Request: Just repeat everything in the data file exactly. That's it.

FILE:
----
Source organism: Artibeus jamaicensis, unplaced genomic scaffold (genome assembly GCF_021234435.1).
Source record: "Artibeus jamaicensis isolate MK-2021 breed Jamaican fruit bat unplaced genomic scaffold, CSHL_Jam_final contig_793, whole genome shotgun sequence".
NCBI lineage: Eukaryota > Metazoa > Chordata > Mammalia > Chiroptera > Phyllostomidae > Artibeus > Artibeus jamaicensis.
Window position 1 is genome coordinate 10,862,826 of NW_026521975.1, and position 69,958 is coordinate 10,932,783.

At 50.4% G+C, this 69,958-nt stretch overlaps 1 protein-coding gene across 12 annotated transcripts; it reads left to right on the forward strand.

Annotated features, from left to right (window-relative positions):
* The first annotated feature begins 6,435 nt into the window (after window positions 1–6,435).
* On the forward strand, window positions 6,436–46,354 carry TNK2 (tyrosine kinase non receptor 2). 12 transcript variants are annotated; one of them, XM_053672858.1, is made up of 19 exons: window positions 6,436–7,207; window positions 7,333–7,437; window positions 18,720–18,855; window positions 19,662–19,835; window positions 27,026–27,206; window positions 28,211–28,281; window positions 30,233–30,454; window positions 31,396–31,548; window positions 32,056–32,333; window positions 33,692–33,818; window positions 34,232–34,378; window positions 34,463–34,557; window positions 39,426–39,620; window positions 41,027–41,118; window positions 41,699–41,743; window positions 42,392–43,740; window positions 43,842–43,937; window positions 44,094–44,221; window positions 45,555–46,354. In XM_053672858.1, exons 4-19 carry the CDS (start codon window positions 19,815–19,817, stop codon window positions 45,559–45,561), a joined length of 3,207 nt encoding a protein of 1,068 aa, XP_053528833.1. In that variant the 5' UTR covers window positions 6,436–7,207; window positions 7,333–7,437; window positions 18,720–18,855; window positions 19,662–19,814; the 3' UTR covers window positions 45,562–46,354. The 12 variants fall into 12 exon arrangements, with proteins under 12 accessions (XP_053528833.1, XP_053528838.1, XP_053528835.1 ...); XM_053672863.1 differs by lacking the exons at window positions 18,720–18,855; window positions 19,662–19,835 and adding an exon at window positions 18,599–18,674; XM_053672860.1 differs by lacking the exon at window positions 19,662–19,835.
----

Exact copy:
Source organism: Artibeus jamaicensis, unplaced genomic scaffold (genome assembly GCF_021234435.1).
Source record: "Artibeus jamaicensis isolate MK-2021 breed Jamaican fruit bat unplaced genomic scaffold, CSHL_Jam_final contig_793, whole genome shotgun sequence".
NCBI lineage: Eukaryota > Metazoa > Chordata > Mammalia > Chiroptera > Phyllostomidae > Artibeus > Artibeus jamaicensis.
Window position 1 is genome coordinate 10,862,826 of NW_026521975.1, and position 69,958 is coordinate 10,932,783.

At 50.4% G+C, this 69,958-nt stretch overlaps 1 protein-coding gene across 12 annotated transcripts; it reads left to right on the forward strand.

Annotated features, from left to right (window-relative positions):
* The first annotated feature begins 6,435 nt into the window (after window positions 1–6,435).
* On the forward strand, window positions 6,436–46,354 carry TNK2 (tyrosine kinase non receptor 2). 12 transcript variants are annotated; one of them, XM_053672858.1, is made up of 19 exons: window positions 6,436–7,207; window positions 7,333–7,437; window positions 18,720–18,855; window positions 19,662–19,835; window positions 27,026–27,206; window positions 28,211–28,281; window positions 30,233–30,454; window positions 31,396–31,548; window positions 32,056–32,333; window positions 33,692–33,818; window positions 34,232–34,378; window positions 34,463–34,557; window positions 39,426–39,620; window positions 41,027–41,118; window positions 41,699–41,743; window positions 42,392–43,740; window positions 43,842–43,937; window positions 44,094–44,221; window positions 45,555–46,354. In XM_053672858.1, exons 4-19 carry the CDS (start codon window positions 19,815–19,817, stop codon window positions 45,559–45,561), a joined length of 3,207 nt encoding a protein of 1,068 aa, XP_053528833.1. In that variant the 5' UTR covers window positions 6,436–7,207; window positions 7,333–7,437; window positions 18,720–18,855; window positions 19,662–19,814; the 3' UTR covers window positions 45,562–46,354. The 12 variants fall into 12 exon arrangements, with proteins under 12 accessions (XP_053528833.1, XP_053528838.1, XP_053528835.1 ...); XM_053672863.1 differs by lacking the exons at window positions 18,720–18,855; window positions 19,662–19,835 and adding an exon at window positions 18,599–18,674; XM_053672860.1 differs by lacking the exon at window positions 19,662–19,835.